|Publication number||US6821592 B2|
|Application number||US 10/210,455|
|Publication date||Nov 23, 2004|
|Filing date||Jul 31, 2002|
|Priority date||Jul 31, 2001|
|Also published as||CA2449829A1, CN1281403C, CN1520355A, EP1423262A1, EP1423262A4, US7410706, US20030107709, US20050031824, US20050214558, WO2003011584A1|
|Publication number||10210455, 210455, US 6821592 B2, US 6821592B2, US-B2-6821592, US6821592 B2, US6821592B2|
|Inventors||Ronald G. Rodick|
|Original Assignee||Avery Dennison Corporation|
|Export Citation||BiBTeX, EndNote, RefMan|
|Patent Citations (46), Non-Patent Citations (1), Referenced by (22), Classifications (56), Legal Events (3)|
|External Links: USPTO, USPTO Assignment, Espacenet|
This application claims the benefit of Provisional Application No. 60/309,269, filed Jul. 31, 2001.
This invention relates to labels and facestocks that are conformable and contain a holographic image. More specifically, this invention relates to a label and facestock that contain a holographic image layer which is conformable and/or squeezable, e.g. the holographic image does not crack or flake.
Holograms and other types of defraction gratings are commonly attached to documents or other articles. Holograms have been used as security means in documents as well as credit cards to authenticate their genuineness and increase the difficulty of counterfeiting those articles. Holograms have also been attached to printed documents and other articles for decorative and aesthetic reasons, as well. For consumer goods, hologram containing labels provide an eye-catching display for products.
One problem associated with the use of holograms in labels has been that holograms tend to be stiff. The hologram within the label tends to crack or flake. In labels, holograms may provide market appeal but have traditionally been avoided due to the problem with the image being destroyed during processing or during the use of the product containing the holographic label. It is desirable to have a hologram within a label where the image is conformable to a squeezable bottle or squeezable container.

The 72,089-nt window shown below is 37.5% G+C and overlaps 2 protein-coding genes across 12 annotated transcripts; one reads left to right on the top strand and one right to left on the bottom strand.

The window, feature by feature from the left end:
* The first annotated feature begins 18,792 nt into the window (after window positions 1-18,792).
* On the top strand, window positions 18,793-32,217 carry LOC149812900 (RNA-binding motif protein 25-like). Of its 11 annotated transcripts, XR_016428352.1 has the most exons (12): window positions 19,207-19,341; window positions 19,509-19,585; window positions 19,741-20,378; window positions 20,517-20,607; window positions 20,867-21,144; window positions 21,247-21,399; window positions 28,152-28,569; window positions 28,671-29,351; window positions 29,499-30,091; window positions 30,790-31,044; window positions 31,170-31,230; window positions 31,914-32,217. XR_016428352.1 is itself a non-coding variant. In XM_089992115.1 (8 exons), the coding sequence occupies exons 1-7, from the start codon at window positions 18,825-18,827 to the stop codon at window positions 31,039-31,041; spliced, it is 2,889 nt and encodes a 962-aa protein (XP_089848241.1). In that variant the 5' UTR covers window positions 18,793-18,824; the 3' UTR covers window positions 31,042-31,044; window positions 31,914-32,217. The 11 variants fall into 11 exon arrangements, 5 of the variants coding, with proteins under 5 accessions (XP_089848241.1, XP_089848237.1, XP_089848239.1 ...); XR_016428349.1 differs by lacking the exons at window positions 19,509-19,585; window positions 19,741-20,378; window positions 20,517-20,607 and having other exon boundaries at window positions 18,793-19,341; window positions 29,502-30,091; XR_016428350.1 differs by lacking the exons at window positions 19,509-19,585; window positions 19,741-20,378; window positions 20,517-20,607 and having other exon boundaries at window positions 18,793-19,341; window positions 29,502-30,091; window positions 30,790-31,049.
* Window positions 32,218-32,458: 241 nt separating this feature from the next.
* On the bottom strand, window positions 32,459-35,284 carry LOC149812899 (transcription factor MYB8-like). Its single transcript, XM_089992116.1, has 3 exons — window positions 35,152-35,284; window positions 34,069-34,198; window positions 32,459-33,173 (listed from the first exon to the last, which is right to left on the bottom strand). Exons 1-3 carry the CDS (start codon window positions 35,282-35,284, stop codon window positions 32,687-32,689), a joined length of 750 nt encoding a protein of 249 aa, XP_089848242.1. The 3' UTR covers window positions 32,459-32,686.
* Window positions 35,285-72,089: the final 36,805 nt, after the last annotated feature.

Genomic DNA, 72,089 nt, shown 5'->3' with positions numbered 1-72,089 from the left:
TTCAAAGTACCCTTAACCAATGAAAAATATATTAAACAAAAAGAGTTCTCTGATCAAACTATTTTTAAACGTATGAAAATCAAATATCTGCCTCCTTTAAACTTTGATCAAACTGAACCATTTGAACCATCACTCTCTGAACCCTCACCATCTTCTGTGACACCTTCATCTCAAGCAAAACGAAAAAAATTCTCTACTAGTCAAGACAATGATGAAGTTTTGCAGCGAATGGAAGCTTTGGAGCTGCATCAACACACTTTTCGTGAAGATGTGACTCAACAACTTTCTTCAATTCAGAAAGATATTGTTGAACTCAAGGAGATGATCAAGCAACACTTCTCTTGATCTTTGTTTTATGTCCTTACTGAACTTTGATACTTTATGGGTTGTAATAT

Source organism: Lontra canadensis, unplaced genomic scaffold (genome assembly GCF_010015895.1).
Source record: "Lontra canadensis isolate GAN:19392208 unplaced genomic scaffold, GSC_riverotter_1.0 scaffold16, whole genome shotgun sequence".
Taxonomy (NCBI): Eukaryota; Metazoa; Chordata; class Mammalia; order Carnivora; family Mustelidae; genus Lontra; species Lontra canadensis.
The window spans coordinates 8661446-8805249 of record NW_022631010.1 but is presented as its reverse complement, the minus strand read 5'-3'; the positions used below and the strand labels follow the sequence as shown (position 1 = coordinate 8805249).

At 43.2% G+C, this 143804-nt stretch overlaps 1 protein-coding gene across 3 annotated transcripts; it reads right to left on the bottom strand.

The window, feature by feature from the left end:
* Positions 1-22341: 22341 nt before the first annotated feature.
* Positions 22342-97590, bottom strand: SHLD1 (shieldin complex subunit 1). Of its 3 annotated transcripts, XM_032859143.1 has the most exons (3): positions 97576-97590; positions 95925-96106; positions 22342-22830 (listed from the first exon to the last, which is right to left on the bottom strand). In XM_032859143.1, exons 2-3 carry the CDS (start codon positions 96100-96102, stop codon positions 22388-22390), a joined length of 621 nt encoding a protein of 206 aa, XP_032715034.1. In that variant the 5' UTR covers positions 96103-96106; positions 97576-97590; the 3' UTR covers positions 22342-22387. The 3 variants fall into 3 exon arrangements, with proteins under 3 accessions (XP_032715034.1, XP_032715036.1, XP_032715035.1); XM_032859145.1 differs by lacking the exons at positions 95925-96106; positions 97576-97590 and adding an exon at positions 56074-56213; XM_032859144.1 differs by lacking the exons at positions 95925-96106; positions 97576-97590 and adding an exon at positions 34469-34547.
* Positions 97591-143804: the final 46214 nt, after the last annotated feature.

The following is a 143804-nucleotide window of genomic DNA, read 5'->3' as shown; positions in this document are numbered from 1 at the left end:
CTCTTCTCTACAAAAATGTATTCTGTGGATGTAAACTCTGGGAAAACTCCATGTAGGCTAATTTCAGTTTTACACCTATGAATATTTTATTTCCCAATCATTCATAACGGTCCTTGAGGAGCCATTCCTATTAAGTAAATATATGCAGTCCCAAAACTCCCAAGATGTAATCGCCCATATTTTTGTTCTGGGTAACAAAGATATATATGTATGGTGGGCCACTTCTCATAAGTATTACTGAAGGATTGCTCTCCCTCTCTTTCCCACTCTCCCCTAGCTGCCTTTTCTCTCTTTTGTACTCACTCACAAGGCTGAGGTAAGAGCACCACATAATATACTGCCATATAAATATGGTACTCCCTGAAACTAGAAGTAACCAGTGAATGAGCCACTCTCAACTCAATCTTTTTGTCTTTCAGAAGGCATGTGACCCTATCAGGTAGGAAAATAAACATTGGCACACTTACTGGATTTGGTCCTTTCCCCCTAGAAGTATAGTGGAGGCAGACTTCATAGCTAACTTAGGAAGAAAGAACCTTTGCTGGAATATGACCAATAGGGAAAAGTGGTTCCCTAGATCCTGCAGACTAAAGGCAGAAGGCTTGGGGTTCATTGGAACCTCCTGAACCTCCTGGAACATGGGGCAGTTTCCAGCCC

This invention relates to a facestock comprising a polymeric film, and a holographic layer on a surface of the facestock, wherein the film is conformable. The invention also relates to label stocks prepared from the facestocks, and labels made therefrom. The labels are useful on squeezable containers. An advantage of these labels is that there is little or no cracking or flaking of the holographic image.
FIG. 1a is a cross-section of a facestock of the present invention comprising a film layer embossed with an image.
FIG. 1b is a cross section of a facestock of the present invention comprising a film layer and a holographic layer, having a reflective material coating the whole surface of the holographic layer.
FIG. 1c is a cross section of a facestock of the present invention comprising a film layer and a holographic layer, having a reflective material coating only the image area of the holographic layer.
FIG. 2 is a cross-section of a facestock of the present invention comprising a multilayer film having two layers and a holographic layer.
FIG. 3 is a cross-section of a facestock of the present invention comprising a multilayer film having three layers and a holographic layer.
FIG. 4 is a cross-section of a labelstock in accordance with the present invention comprising the facestock illustrated in FIG. 1b with an adhesive layer and a release liner.
FIG. 5 is a cross-section of a labelstock in accordance with the present invention comprising the facestock illustrated in FIG. 3 with an adhesive layer and a release liner.
FIG. 6 is a cross-section of a labelstock in accordance with the present invention in which a protective layer overlies the holographic layer.
As described herein, the present invention relates to labels and facestocks for use therein. The labels are useful on deformable and squeezable bottles. The deformation may be permanent as in toothpaste tubes or non-permanent, as in hair shampoo bottles, toothpaste tubes, hand lotion bottles and tubes, etc.
As used herein, the term “conformable” means the film or label has the ability to yield to the contours of a curved or rough surface. A conformable holographic label will conform to the container or substrate to which it is applied without cracking or flaking of the holographic image.